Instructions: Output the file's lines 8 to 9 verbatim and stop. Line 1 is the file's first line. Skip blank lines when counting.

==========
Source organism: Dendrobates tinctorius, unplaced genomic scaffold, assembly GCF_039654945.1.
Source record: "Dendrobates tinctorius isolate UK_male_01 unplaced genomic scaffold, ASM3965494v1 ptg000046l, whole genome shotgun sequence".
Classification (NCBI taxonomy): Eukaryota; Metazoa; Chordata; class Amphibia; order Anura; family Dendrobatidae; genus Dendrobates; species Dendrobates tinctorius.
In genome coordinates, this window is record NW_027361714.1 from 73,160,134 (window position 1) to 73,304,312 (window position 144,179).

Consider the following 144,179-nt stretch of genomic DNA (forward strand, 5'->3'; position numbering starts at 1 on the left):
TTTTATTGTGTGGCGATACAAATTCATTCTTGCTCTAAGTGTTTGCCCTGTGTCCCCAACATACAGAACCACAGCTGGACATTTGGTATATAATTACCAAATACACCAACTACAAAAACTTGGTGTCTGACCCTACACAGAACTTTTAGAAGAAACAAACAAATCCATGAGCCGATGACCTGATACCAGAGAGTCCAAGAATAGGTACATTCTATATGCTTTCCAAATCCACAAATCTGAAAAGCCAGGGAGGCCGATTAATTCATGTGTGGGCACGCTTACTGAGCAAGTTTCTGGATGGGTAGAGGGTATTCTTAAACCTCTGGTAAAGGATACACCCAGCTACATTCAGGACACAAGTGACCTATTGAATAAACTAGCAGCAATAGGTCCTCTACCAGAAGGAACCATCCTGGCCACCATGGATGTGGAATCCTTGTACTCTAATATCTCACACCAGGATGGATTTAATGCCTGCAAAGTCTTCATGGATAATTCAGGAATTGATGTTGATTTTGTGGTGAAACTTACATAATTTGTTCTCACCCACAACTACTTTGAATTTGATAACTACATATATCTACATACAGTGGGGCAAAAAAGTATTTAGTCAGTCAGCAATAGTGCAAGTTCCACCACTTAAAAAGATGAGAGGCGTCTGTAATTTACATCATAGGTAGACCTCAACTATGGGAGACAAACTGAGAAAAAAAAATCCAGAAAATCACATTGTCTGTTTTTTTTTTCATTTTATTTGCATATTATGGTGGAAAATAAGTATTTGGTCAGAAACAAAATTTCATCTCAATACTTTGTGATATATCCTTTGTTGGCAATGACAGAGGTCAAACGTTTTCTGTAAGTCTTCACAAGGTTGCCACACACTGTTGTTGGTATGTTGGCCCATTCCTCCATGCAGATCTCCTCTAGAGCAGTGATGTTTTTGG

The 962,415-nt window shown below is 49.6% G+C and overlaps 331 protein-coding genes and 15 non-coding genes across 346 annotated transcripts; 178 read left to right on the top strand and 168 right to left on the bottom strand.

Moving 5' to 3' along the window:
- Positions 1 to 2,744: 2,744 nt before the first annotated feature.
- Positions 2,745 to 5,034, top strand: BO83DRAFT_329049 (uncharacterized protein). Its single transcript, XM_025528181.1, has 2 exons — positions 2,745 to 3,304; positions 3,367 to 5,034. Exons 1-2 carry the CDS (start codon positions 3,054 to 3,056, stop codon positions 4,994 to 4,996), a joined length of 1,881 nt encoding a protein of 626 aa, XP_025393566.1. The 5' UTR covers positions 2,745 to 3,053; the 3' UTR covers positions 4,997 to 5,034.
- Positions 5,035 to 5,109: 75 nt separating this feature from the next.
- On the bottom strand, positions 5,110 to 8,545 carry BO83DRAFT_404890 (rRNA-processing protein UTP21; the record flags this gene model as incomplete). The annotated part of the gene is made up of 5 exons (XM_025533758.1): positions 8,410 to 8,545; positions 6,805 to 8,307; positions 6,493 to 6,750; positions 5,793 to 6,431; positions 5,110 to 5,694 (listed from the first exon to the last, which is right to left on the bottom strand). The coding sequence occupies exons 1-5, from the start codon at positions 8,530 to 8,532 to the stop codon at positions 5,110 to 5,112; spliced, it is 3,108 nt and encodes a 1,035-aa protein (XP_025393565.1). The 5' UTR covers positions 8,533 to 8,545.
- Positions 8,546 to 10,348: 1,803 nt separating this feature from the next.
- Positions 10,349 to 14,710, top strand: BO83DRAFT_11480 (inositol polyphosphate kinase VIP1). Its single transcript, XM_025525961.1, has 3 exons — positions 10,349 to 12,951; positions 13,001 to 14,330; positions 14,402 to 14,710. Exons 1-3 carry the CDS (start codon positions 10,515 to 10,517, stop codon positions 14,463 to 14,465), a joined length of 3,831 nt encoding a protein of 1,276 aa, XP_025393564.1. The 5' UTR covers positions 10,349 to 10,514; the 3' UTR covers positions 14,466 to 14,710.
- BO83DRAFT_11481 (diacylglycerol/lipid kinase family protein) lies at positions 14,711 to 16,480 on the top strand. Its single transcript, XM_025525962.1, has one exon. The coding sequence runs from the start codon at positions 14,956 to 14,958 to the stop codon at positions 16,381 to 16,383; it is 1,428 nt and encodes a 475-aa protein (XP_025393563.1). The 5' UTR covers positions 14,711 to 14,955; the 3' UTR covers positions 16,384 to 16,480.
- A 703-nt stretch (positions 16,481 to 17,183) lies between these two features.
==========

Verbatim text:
Moving 5' to 3' along the window:
- Positions 1 to 2,744: 2,744 nt before the first annotated feature.